3. Jamie Fraser, from Diana Gabaldon’s “Outlander” series. Fiction’s most famous Highlander hero captured my heart when I was in high school, completely ignoring most of my class trip to France because I was too busy tearing through “Outlander” to spare a glance for the Eiffel Tower. Who doesn’t love humorous, fierce-hearted, red-haired Jamie? And kudos to Diana for bucking the trend by making the hero both younger and more virginal than the heroine for once!

4. Rhett Butler, from Margaret Mitchell’s “Gone with the Wind.” Rhett’s river-boat charm, dashing courage, and devotion to his lady won me over along with every other woman in America. And how cute is it that this ultra-macho man’s man was self-confident enough to collect European fashion tips for the couture-starved Confederate ladies?

5. Uhtred of Bebbanburg, from Bernard Cornwell’s Saxon Stories. This blond Viking-reared Saxon strides through six books as Alfred the Great’s most feared champion: a cranky warrior with snappy one-liners and a great big sword. Cornwell coined the phrase “lord of war” and this man defines it to the life.

6. Horatio Hornblower from C.S. Forester’s Hornblower series. Moody melancholy men might be frustrating to date in real life, but between the pages, Horatio Hornblower is totally worth it: a brilliant naval commander who thinks nothing of taking on four French warships single-handedly, but worries compulsively (and adorably) about his uncontrollable hair and his cheap shoe-buckles when going to dinner at his lady love’s.

7. Xavier March, from Robert Harris’s “Fatherland.” A German detective in an alternate-history world where Hitler won World War II. Secretly anti-Nazi despite his mandated political party, the brilliant and taciturn March is a police investigator on the trail of the Final Solution—and also a total hunk.

8. Sam Damon, from Anton Myrer’s “Once an Eagle.” An idealistic farm-boy who joins the army in World War I, wins the Medal of Honor, fights through WWII as a general, and ends his career as a military observer in Vietnam. Sam Damon is as cute as movie-star Matt; saintly-good but somehow not a bloodless prig or a cardboard white-hat.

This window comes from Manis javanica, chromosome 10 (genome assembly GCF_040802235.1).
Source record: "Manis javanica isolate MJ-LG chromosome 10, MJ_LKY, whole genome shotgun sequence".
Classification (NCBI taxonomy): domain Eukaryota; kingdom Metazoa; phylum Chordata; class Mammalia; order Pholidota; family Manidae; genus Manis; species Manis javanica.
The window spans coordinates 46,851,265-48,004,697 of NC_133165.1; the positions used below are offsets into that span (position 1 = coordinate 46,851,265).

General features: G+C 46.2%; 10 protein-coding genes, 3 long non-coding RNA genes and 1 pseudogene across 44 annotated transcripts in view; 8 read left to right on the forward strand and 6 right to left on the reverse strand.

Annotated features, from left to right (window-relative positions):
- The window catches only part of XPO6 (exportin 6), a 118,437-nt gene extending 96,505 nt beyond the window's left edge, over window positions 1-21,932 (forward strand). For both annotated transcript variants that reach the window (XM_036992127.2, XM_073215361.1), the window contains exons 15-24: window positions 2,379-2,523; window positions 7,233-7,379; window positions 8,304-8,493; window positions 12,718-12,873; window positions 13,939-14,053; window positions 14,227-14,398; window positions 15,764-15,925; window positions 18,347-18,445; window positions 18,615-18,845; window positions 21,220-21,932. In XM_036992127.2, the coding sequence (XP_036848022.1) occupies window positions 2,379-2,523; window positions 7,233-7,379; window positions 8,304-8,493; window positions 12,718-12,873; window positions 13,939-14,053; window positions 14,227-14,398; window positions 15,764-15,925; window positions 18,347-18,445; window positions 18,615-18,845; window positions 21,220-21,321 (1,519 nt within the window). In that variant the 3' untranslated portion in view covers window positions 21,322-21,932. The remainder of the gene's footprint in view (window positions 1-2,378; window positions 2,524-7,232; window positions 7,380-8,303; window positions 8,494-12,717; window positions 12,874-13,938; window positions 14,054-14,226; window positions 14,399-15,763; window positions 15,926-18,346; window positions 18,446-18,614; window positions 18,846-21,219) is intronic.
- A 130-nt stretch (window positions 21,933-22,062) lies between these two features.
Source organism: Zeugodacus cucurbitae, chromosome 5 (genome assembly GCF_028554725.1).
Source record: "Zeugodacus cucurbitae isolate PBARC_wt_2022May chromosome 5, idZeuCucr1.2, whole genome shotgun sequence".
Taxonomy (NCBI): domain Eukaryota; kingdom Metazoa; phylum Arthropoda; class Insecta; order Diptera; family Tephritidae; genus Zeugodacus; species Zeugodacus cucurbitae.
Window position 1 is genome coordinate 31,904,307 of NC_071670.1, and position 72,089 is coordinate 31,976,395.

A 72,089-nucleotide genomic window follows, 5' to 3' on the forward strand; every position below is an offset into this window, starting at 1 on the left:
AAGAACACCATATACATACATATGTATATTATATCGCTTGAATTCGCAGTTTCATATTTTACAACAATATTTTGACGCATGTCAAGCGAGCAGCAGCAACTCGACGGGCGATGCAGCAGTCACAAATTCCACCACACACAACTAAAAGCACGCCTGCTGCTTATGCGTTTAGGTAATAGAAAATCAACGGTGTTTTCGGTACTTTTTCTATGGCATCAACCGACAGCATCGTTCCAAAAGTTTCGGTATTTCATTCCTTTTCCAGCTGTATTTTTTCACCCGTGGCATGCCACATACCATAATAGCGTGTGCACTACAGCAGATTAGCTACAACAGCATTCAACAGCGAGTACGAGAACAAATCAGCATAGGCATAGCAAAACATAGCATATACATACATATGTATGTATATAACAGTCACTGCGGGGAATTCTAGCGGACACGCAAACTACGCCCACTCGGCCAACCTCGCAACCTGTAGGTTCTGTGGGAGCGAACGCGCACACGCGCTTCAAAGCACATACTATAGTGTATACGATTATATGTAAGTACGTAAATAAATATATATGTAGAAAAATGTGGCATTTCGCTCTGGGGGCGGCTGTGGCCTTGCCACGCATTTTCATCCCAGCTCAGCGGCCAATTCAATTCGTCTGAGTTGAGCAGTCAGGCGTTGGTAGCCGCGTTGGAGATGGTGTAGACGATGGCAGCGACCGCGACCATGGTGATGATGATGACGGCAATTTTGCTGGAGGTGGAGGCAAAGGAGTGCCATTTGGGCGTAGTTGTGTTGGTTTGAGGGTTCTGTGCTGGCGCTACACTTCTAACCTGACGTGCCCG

9. Emperor Claudius, from Robert Graves’s “I, Claudius.” Just to prove that not all heroic men are men of action. Claudius won my heart even before I saw the TV series: a man who overcame a stammer, a limp, and a scornful family to become a fiercely intelligent scholar and one of Rome’s shrewdest Emperors.

10. Leonello, from Kate Quinn’s “The Lion and the Rose.” Hell yes, I’m including one of my own characters! Leonello is my latest fictional hero, a snarky bad-ass with a gift for knife-throwing who acts as bodyguard to the Pope’s golden-haired mistress (and yes, Popes really did have mistresses back then). The thing that amakes Leonello different from most romantic heroes? He’s a dwarf, and he lives in a world that ridicules him as a freak. But this little man has a lion’s heart in a small body: the sarcasm of Mr. Rochester, the intelligence of Emperor Claudius, and the passion of Jamie Fraser all locked in one small package—and there will be one lucky girl in “The Lion and the Rose” who is smart enough to look past his height and see him for the hero he is.

BLURB: The Lion and the Rose

From the national bestselling author of The Serpent and the Pearl comes the continuing saga of the ruthless family that holds all of Rome in its grasp, and the three outsiders thrust into their twisted web of blood and deceit . . .

As the cherished concubine of the Borgia Pope Alexander VI, Giulia Farnese has Rome at her feet. But after narrowly escaping a sinister captor, she realizes that the danger she faces is far from over—and now, it threatens from within. The Holy City of Rome is still under Alexander’s thrall, but enemies of the Borgias are starting to circle. In need of trusted allies, Giulia turns to her sharp-tongued bodyguard, Leonello, and her fiery cook and confidante, Carmelina.

Caught in the deadly world of the Renaissance’s most notorious family, Giulia, Leonello, and Carmelina must decide if they will flee the dangerous dream of power. But as the shadows of murder and corruption rise through the Vatican, they must learn who to trust when every face wears a mask . . .

Buy: The Lion and the Rose (A Novel of the Borgias)

kate quinnABOUT THE AUTHOR

Kate Quinn is a native of southern California. She attended Boston University, where she earned a Bachelor’s and Master’s degree in Classical Voice. A lifelong history buff, she has written three novels set in ancient Rome: “Mistress of Rome,” “Daughters of Rome,” and “Empress of the Seven Hills,” all of which have been translated into multiple languages.

Kate made the jump from ancient Rome to Renaissance Italy for her fourth and fifth novels, “The Serpent and the Pearl” and “The Lion and the Rose,” detailing the early years of the Borgia clan. She also has succumbed to the blogging bug, and keeps a blog filled with trivia, pet peeves, and interesting facts about historical fiction. She and her husband now live in Maryland with a small black dog named Caesar, and her interests include opera, action movies, cooking, and the Boston Red Sox.

Buy: The Lion and the Rose (A Novel of the Borgias)